Cloma landed on Pag-Asa Island on May 11, 1956 and claimed it as his own. He sent letters to Vice President Carlos P. Garcia to inform him of the success of the expedition. He also sent letters to international papers to proclaim the new micronation of the Free Territory of Freedomland.

International response varied. South Vietnam, China, and Taiwan all expressed concern about the newly founded mini-state, asserting that they had prior claims to it. The Philippine government asserted its stance that the territory was no man’s land, that anybody could economically exploit it, and that it was beneficial for the Philippines to assist Cloma’s aims. 

No party seemed to ever seriously consider Freedomland to be a sovereign nation.

From Freedom to Kalayaan

Events since the 1956 landing were filled with tension. Chinese and Taiwanese forces both harassed residents of Freedomland, prompting Cloma to declare a state of emergency in 1959 and set up a government-in-exile in Manila. In 1961, Taiwan established a base on Ramon Island.

Things were relatively quiet in Freedomland after that. Cloma, a lawyer by profession, took the matter to the International Court in 1972, hoping to strengthen his own claim against the Taiwanese and Chinese. It was also around this time that the Marcos dictatorship jailed Cloma for “impersonating a military officer;” his exploits had garnered him the nickname “Admiral.” He was in jail for four months.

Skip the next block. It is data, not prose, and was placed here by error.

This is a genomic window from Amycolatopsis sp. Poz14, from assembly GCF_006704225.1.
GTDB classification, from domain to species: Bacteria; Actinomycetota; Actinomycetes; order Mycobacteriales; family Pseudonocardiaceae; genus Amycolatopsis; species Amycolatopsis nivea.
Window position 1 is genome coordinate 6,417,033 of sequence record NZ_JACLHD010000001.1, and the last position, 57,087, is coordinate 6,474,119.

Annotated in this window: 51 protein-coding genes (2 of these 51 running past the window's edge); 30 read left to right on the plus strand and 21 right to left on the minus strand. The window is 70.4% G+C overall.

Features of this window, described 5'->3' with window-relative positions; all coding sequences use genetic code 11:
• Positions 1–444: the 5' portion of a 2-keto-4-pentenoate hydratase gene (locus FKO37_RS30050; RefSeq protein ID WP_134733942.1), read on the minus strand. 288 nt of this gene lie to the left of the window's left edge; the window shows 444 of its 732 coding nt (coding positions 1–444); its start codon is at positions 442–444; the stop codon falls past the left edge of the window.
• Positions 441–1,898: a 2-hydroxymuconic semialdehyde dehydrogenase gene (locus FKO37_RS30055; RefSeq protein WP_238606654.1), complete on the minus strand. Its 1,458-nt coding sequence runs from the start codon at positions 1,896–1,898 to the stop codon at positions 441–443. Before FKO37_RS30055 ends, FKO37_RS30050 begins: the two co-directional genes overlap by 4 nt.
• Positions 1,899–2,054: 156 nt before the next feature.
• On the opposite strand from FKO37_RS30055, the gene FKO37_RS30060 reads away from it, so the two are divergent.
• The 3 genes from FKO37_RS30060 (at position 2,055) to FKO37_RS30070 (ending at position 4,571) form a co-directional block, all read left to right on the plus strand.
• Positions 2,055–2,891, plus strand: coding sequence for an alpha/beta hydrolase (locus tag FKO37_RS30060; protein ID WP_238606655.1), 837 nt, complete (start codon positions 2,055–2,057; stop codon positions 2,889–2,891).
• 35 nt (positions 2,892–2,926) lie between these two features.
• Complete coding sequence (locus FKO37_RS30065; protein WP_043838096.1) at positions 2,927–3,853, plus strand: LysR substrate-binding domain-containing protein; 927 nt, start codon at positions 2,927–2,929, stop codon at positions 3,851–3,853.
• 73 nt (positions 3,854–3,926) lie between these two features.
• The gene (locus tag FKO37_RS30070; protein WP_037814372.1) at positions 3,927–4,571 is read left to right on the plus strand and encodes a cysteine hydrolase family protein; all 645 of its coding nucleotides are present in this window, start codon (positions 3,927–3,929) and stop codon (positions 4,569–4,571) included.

1974 saw the final days of the Free Territory of Freedomland. Cloma redefined the micronation as a Principality, before changing it again as the Kingdom of Colonia St. John. He then stepped down on August 1974, giving the reins of succession to Colonia’s first King, John I.

Freedomland (or Colonia) effectively ended in 1978 when Ferdinand Marcos released a decree formally incorporating a large section of the micronation’s claimed territory as part of Palawan. The municipality of Kalayaan was established.  

Today, the Kalayaan Group of Islands still stands. It is home to less than 500 people, and its current mayor is Roberto Del Mundo. A few years ago, the Philippines won the arbitration case against China, asserting the rights of the Philippines to the 200-mile Exclusive Economic Zone and invalidating China’s “nine-dash line” claim, although recent efforts by both the Chinese government and the Duterte administration seek to invalidate this victory.

The legacy of Cloma, a patriot who was willing to stand up and assert our claims, lives on. The recent events in the West Philippine Sea harken back to his words: “We have done our part and duty. The rest now lies in your hands to bring about the realization of this beautiful dream of a greater Philippines.”

It seems we still have some ways to go. 

Sources: 1, 2, 3, 4

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Justin Umali
Justin is left-handed, left-leaning, and best left in a cool, damp place. He listens to Vampire Weekend when he's down and Car Seat Headrest when he's not. He usually writes about Philippine history and politics, and believes that you cannot change the world without understanding it first.